Optimizing asset performance in refineries

Advanced analytics use machine learning to simplify user experience, generate process data insights.

By Michael Risse May 30, 2019

These are treacherous times for refineries worldwide. Buffeted by pricing volatility, regulatory complexity and the changing tides of public opinion, these companies must focus like never before on the bottom line. Profitability hinges on optimizing the performance of capital-intensive assets used in mission-critical processes (Figure 1).

At the same time, the process industry reality is that many refineries are drowning in data ─ from historian-based process data to business and manufacturing system contextual data ─ and thirsting for insights. Now, with the rise of the Industrial Internet of Things (IIoT), the sheer volume of data is expanding exponentially.

To be clear, the data is available, along with complementary data from other sources, but software for creating value from this data has been sorely lacking. Advanced analytics software is needed to:

  • Access data from all the sources in an industrial setting
  • Contextualize and cleanse the data to prepare it for analysis
  • Enable engineers and other process experts to investigate and share insights.

Meanwhile, engineers have been hampered by software, such as spreadsheets, unable to perform these tasks efficiently, resulting in a low return on investment and excessive human resources requirements. And even if advanced analytics were deployed in the form of machine learning and other Big Data innovations, before analysis could even begin data scientists and other IT experts were required to gather and prepare data. This lack of innovation marooned engineers without a way to crystalize insights.

Today, the gap between mountains of data and the insights that drive improved process outcomes has been bridged, empowering engineers to help drive better business results. Advanced analytics software is opening a new world of process and performance optimization to improve refinery operations dramatically. This software uses machine learning and other underlying innovations to empower the engineers and experts charged with creating value from their company’s data.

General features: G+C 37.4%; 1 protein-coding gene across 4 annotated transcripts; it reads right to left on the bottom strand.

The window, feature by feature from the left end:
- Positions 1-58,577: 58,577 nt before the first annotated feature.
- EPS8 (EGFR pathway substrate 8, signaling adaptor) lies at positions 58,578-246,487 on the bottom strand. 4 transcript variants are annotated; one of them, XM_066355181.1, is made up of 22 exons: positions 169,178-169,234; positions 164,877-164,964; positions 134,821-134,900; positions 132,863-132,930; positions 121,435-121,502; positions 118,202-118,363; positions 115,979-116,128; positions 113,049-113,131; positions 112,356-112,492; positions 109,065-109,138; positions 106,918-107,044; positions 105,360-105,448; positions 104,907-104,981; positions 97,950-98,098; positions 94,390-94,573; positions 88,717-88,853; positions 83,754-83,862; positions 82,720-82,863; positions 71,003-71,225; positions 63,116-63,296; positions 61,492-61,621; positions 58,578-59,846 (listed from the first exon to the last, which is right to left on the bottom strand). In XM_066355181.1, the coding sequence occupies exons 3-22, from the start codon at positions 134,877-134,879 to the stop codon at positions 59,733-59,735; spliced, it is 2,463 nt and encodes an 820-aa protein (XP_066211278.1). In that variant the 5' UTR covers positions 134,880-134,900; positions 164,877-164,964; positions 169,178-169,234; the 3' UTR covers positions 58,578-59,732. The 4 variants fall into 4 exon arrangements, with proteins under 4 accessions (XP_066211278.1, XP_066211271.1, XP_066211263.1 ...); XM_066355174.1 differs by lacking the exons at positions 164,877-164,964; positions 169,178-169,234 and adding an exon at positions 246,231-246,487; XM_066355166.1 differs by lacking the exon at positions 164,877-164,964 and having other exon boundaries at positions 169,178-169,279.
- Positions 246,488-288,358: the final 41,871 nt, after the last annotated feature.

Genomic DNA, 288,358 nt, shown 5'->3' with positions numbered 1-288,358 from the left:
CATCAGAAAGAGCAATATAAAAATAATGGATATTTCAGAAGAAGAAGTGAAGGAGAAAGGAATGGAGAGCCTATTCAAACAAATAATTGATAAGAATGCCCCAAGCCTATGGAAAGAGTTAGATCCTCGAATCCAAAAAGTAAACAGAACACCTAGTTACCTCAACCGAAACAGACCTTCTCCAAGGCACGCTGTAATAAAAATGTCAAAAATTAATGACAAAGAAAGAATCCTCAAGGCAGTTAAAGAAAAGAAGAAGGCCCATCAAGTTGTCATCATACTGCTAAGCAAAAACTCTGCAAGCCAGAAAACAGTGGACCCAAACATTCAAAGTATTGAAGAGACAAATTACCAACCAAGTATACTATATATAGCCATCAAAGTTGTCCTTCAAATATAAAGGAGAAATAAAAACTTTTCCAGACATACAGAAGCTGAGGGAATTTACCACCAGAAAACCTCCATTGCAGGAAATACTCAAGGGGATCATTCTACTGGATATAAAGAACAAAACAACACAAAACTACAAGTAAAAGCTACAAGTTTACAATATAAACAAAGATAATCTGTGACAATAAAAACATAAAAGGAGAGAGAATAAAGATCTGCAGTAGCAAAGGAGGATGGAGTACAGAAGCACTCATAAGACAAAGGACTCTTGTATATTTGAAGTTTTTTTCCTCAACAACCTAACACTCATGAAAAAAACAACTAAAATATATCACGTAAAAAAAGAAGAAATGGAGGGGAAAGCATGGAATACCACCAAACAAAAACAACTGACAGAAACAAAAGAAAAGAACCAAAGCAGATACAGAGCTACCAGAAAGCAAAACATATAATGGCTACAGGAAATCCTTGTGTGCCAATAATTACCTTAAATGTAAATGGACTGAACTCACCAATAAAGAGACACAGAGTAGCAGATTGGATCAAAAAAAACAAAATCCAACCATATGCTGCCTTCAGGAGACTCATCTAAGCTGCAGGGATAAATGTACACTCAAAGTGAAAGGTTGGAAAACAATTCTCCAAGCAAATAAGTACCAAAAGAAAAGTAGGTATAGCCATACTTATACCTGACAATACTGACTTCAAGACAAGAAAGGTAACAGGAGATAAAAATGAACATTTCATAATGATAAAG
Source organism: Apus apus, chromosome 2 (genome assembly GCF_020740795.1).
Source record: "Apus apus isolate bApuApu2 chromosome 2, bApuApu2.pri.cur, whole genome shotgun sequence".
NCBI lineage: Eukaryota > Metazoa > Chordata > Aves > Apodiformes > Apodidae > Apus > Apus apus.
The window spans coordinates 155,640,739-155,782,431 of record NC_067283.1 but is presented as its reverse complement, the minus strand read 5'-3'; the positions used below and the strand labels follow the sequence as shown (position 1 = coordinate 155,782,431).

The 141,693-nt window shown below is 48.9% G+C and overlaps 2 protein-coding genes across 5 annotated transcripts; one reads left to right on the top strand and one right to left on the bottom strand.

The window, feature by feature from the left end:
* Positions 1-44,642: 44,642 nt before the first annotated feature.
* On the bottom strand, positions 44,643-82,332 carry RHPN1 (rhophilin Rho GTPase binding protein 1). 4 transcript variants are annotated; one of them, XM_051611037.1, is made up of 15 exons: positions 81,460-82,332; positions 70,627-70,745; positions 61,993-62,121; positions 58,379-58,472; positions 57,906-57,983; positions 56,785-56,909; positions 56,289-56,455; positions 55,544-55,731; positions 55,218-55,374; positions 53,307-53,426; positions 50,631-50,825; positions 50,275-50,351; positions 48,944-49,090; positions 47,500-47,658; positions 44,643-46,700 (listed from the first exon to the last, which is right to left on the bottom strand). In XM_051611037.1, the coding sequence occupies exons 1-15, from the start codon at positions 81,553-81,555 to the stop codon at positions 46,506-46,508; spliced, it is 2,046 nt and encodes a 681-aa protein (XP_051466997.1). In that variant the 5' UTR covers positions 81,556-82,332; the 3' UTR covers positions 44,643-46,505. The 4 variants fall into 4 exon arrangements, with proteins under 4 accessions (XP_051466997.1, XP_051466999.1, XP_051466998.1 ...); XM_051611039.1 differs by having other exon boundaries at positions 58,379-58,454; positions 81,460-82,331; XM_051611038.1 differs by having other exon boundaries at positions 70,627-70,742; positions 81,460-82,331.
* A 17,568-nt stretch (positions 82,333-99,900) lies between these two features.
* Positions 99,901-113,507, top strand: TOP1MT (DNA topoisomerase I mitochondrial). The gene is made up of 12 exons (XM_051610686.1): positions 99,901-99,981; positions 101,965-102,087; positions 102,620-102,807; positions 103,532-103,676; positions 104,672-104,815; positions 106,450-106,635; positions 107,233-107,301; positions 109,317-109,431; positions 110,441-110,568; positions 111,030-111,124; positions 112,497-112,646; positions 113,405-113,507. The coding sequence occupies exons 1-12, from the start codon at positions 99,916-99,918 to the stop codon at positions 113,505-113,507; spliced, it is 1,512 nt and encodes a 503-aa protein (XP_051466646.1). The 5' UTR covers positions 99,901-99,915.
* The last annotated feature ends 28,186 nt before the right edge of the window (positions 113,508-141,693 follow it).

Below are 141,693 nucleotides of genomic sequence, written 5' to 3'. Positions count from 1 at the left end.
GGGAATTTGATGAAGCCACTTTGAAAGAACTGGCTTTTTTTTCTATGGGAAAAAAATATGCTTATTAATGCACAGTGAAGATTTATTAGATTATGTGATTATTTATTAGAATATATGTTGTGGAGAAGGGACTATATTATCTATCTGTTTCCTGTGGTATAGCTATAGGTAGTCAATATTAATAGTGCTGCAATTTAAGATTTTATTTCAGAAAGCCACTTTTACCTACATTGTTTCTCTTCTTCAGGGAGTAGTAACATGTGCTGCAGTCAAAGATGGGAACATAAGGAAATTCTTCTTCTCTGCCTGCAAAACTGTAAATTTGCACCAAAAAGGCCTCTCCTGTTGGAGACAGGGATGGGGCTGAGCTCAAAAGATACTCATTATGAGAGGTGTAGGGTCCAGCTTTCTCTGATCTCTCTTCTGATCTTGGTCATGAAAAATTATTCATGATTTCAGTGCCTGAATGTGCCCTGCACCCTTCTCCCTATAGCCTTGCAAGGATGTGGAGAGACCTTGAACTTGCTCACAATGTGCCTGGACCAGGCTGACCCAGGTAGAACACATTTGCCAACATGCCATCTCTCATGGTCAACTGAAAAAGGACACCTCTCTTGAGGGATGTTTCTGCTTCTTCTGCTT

As is true for other process companies, refiners retain a wide range of employees, who in turn have different information needs according to their roles. Maintenance personnel examine diagnostics, predictions and self-service analytics. Plant and operations managers and staff review documents, reports and dashboards. Teams need to share knowledge and collaborate. Operators and engineers require near real-time monitoring of processes and asset performance. And at the top of the corporate pyramid, executives demand information to make decisions and take actions to drive profitability. Being able to provide each role with the right insight ─ without the intervention of a data scientist ─ is now within reach, thanks to modern advanced analytics.

Advanced analytics

Advanced analytics software helps refineries unlock knowledge to enable more efficient production and drive profitability. There are two critical components to an advanced analytics approach.

First, it should be a self-service offering for the engineers who have the required experience, expertise and history with the plant and processes. This enables engineers to work at an application level with productivity, empowerment, interaction and ease-of-use benefits (Figure 2). Furthermore, engineers, teams, managers and organizations can use these new capabilities to enable the distribution of benefits throughout a plant and a company.

Second, the advanced analytics solution should include a connection between the created insights and the underlying data set so users simply can click through and drill down to the data of interest. Advanced analytics offerings should be used to produce not just data visualizations, but also to provide access to the calculations and sources used to generate the outputs.

Advanced analytics solutions accomplish these goals in part by using machine learning and other built-in intelligence tools to simplify and speed the user experience (see sidebar linked below).

Here are three refinery use cases demonstrating the application of machine learning algorithms within advanced analytics software. Although these use cases are from refinery operations, much of the analysis is applicable to other petrochemical plants.

Heat exchanger monitoring

The challenge for this refiner was to proactively predict the end-of-cycle for a heat exchanger as a result of fouling. This would enable risk-based maintenance planning. It also would enable the optimization of processing rates to improve margins, the optimization of required heat energy to minimize operating costs and the minimization of maintenance costs.